8 Signs Your Heart Is Changing During Menopause
Going through the menopause is something all women will have to do once they reach a certain age and with it comes a whole host of symptoms like hot flashes, night sweats, and brain fog. These symptoms are caused by your body producing less of the female hormone oestrogen.
Another side effect of the menopause is an increased risk to your heart. This is because oestrogen drops, you’re more likely to develop heart disease than you were before. Oestrogen protects several parts of your body, including blood vessels and your heart. It reduces the amount of fatty plaque that builds up in your arteries, helps maintain healthy cholesterol levels, and improves blood flow throughout the body and heart.
Menopause and Heart Disease
Menopause isn’t dangerous and is a completely natural process. However, this doesn’t mean you should ignore certain menopausal symptoms like heart palpitations or high blood pressure. The earlier you treat any developing conditions, the more likely you are to be able to stop the condition from progressing.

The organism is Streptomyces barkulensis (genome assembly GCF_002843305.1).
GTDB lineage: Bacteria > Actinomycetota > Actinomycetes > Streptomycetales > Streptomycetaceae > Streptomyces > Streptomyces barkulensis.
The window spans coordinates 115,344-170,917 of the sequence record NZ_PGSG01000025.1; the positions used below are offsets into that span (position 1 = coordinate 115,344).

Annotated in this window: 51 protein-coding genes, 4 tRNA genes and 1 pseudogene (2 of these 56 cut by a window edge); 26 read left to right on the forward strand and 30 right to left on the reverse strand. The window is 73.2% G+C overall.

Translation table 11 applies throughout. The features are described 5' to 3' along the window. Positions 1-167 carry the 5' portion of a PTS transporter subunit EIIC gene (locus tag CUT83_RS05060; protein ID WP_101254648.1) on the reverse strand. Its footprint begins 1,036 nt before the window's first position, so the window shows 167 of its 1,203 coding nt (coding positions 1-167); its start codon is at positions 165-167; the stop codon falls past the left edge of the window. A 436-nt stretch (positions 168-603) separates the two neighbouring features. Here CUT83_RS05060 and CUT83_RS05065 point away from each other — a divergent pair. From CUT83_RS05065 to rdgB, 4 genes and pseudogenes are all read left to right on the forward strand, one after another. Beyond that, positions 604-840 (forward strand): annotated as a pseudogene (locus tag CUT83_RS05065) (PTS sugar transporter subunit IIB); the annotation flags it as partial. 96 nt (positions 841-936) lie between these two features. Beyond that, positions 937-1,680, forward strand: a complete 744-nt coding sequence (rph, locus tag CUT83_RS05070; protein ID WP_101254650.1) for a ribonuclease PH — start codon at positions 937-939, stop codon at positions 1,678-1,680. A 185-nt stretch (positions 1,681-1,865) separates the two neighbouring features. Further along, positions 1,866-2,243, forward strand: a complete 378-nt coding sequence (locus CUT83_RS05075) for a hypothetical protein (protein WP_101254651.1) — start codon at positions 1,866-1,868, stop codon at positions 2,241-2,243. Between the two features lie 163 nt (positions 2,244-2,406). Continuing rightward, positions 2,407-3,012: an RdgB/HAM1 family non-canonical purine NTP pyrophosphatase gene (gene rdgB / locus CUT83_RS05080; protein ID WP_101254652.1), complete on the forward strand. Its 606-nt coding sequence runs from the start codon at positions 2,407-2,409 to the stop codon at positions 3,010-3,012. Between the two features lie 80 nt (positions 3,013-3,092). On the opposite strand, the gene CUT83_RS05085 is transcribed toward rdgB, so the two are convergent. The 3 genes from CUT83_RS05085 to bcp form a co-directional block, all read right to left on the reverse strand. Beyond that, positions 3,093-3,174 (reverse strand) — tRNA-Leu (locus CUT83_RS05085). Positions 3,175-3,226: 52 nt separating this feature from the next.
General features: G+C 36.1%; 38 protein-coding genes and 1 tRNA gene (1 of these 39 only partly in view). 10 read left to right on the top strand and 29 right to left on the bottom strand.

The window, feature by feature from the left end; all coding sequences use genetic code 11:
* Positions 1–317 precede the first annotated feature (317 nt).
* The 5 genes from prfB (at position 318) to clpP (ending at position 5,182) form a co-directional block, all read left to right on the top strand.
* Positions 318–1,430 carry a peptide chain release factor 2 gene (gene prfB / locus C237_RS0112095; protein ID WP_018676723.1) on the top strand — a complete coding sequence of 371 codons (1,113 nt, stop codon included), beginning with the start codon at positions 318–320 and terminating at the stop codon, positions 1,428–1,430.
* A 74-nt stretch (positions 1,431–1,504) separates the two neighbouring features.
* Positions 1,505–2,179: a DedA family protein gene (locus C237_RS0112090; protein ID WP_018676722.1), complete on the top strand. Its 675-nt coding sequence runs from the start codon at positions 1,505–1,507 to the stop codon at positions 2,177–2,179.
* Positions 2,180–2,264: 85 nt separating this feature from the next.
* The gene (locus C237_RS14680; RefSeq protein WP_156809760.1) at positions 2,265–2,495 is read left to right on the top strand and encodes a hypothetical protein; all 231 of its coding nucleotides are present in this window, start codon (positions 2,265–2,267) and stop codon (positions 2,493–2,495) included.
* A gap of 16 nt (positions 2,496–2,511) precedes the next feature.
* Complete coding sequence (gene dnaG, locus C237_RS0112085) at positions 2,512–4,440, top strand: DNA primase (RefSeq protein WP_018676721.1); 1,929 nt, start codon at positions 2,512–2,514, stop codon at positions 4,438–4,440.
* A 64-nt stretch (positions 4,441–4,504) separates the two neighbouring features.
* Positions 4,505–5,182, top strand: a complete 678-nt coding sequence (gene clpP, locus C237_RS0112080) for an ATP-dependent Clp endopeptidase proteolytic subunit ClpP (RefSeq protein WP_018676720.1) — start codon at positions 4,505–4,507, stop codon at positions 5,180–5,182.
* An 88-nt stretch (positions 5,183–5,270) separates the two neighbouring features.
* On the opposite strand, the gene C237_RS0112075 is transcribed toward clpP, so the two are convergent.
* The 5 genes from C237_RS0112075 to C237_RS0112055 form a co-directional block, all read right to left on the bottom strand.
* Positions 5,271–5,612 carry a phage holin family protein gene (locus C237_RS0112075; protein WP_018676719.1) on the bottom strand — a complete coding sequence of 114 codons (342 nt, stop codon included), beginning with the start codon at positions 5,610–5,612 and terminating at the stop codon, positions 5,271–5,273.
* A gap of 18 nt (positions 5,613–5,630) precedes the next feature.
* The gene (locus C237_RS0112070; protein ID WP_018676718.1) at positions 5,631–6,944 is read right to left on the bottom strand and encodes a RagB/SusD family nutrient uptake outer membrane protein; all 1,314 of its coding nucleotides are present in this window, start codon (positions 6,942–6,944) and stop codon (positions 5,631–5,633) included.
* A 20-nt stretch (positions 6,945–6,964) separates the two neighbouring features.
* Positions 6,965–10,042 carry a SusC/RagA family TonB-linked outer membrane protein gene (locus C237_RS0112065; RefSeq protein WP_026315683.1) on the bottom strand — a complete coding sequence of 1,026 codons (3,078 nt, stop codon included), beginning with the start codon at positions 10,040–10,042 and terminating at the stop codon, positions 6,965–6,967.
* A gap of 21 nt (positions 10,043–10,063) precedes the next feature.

- Heart palpitations or flutters
- Trouble breathing
- Chest pain or tightness
- Swollen feet
- Pain when lying down
- Jaw pain
- Hot flashes
- Mood swings
- Vaginal dryness
- Weight fluctuations
- Heart palpitations
Thankfully, heart disease in menopause is preventable. Healthy lifestyle choices like quitting smoking, eating a nutritious diet, and exercising regularly can greatly reduce the risks to your heart. Medications for conditions like high blood pressure, high cholesterol, and diabetes can help as well as can taking hormone replacement therapy.
Hormone Replacement Therapy
Many women choose to take hormone replacement therapy (HRT) to manage the uncomfortable side effects of the menopause. HRT uses synthetic versions of female hormones to help balance your levels, making any menopausal symptoms less intense. Another added benefit of HRT is that you’ll have more oestrogen in your body to protect your arteries and heart.
HRT is most often taken through a patch or tablets. The patches are applied directly to your skin and gradually release the hormones into your system. You’ll need to change your patches every few days. Tablets are usually taken daily.